A Historical Review of the Hash House Harriers
|The history of such an underground organization as the Hash House Harriers (a.k.a. HHH or Hashing) is hard to pin down, continued research uncovers various items of interest. The single greatest effort of hash history was researched and written by Tim “Magic” Hughes. More history can be reviewed at the links below.
Background . . .
Harrier running clubs date back to the mid 19th Century in the United Kingdom. For runners, Harrier clubs are synonymous with other running clubs (e.g. Crowborough Runners, Egdon Heath Harriers, Blacksburg Striders, Thrift Green Trotters). These clubs tend to be more serious running clubs that focus on preparation for races and have spread all over the world. The Hash House Harriers originate from that same vein, but took on a subtle twist by combining adult running with a common children’s game called Paper Chase with various accounts dating it back as far as 1837, or the more adult version of “Hare and Hounds” with the oldest organized club being the Thames Hare and Hounds, dating back to 1867. One club that still runs the old traditional trails is the Cheshire Tally Ho Hare and Hounds Club running since 1872.
The Premise of Hashing . . .
The only thing required to have a Hash Run is a hare to set a trail with paper, flour, sawdust, chalk, etc. or a combination of these items. Length varies, but a reasonable trail would be between 7-12 Kms, preferably over a cross country terrain, but many clubs run through city streets and back alleys. Trail can be set live, meaning the hare gets a 10-15 minute head start, or set dead, with the trial being completed prior to the pack setting off. With the trail being set, all that is left is a willing pack to make chase. The shear brilliance of Hashing is the complete austerity of it. You only need something to mark the trail, a hare to set the trail, and someone to follow.
Hunting . . .
Yes, the premise of the Hash House Harriers’ fun does relate back to basic fundamentals of hunting. Fox hunting or Hare hunting where dogs were used to chase down the prey. To further elaborate on this point, take a look at this article on Hare and Hounds from Harper’s Weekly dated May 23, 1874.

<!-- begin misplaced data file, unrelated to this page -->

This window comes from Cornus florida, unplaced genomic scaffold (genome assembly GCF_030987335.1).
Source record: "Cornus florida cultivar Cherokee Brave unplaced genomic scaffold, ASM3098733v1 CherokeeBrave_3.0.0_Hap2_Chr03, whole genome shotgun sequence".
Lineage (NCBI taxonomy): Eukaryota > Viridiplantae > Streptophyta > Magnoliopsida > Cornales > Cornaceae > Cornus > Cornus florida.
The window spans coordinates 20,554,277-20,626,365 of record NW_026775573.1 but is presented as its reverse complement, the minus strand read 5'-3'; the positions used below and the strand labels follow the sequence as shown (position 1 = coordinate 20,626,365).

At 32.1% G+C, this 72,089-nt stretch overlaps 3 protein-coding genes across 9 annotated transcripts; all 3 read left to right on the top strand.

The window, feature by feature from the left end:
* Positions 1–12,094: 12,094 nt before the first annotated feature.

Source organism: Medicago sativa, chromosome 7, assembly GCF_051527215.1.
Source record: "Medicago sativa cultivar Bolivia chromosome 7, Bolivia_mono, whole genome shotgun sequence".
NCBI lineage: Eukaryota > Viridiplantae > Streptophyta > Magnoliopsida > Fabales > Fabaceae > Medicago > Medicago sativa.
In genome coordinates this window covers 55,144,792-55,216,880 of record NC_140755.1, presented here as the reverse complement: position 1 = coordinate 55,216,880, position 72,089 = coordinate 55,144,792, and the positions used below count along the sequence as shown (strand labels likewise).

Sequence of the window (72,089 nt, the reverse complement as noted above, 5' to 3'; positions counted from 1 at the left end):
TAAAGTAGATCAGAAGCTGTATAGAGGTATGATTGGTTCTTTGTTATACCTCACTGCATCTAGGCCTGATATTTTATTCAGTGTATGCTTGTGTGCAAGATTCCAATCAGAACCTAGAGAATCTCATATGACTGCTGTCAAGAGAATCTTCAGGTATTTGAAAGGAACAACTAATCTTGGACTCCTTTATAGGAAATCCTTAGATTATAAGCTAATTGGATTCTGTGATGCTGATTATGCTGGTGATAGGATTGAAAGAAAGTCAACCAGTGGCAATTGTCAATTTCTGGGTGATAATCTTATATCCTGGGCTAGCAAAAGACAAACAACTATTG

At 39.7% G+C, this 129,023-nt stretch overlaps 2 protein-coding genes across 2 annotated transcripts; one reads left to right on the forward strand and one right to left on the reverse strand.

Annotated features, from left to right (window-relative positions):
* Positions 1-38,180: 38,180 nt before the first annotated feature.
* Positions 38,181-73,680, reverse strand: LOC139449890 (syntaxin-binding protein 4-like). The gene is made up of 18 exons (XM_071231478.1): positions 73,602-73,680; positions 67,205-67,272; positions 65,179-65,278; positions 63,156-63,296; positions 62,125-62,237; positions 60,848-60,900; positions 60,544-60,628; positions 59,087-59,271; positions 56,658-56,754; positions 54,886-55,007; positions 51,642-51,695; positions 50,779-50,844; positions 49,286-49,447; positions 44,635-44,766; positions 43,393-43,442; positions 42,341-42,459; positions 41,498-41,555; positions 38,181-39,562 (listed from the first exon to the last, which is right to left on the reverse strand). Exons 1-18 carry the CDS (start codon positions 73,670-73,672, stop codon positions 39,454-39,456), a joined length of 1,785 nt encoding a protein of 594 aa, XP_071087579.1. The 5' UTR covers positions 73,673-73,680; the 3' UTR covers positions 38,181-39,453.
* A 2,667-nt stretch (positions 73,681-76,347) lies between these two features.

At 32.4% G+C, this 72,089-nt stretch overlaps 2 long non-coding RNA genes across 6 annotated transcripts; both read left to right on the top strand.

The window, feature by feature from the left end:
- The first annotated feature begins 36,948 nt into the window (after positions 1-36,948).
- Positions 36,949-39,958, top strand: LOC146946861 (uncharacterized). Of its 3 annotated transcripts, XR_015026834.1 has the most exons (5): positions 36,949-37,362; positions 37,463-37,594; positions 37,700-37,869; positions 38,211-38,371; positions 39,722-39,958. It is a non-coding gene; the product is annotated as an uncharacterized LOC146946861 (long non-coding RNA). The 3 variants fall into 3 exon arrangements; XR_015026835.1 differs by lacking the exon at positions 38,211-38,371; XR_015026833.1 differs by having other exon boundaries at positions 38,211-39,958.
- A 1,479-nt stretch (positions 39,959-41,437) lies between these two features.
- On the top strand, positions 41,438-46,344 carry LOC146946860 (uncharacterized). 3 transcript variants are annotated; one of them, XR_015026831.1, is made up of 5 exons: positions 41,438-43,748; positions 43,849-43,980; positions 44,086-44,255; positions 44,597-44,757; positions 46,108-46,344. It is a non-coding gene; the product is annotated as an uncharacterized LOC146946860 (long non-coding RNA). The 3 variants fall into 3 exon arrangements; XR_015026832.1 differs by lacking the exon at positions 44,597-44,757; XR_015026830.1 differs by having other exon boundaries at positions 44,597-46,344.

In the Beginning . . .
The Hash House Harriers is a less competitive offshoot of Harrier clubs, and the first instance of this ideology dates back to 1938, in Kuala Lumpur, the capitol of the Federated States of Malaya (now called Malaysia). Several harrier clubs had formed up in the region dating back as early as 1913. As you can see from this Sport Story Magazine cover dated 22 Sept 1929, Hare and Hound clubs could even be found in the United States before WWII.
Alberto Esteban Ignacio Gispert, known to his friends as “G” is credited as the original founder of the Hash House Harriers (a.k.a. Mother Hash), along with Frederick “Horse” Thomson, Ronald “Torch” Bennett, Eric Galvin, H.M. Doig, Morris Edgar, John Barret, and Cecil Lee. Mother hash celebrated run # 100 on 15 Aug 1941, and had run a total of 117 runs, but due to the spread of the Japanese Empire, further activity was suspended on 12 Dec 1941. The first rebirth run was held in Aug 1946, as the world recovered from the war.
In 1950, the city of Kuala Lumpur began requiring clubs of all kinds to register with the city. While a common theme of hashing is “there are no rules,” the club registration was the original “Rules.” Written with wry jest of a good Brit, the objectives of the Hash House Harriers were listed as:
(a) to promote physical fitness amongst its members
Initial Growth, and Into a World Wide Phenomena . . .
For almost 25 years, it was believed that the actual second oldest hash club was started in 1947 in the Italian Riviera, and was called the Bordighera H3.
The first validated branch club was formed in 1962 in Singapore, and has been dubbed “Father Hash.” After the hash appeared in Singapore, it was not long before several others started in Borneo including Brunei and Kuching. By 1965 the first 10 clubs existed, and by the mid 1970’s there were nearly 50 clubs in as many as 14 countries. Clubs have continued to form (and fold) in the years since, and while an exact count is nearly impossible, there are approximately 2000 active hash clubs running in nearly every country on earth (exceptions currently include North Korea, San Marino, Monaco, Iran, Liechtenstein, Montenegro, and a handful of others). The Hash Genealogy project has a historical listing of all known hash clubs. Contacts for currently active HHH clubs around the world are maintained by a small group of regional webmasters.
This video is a great historical snapshot of hashing, narrated by the late John Duncan. It is an old video that was created by Cathay Pacific as in-flight entertainment back in the early 1990s.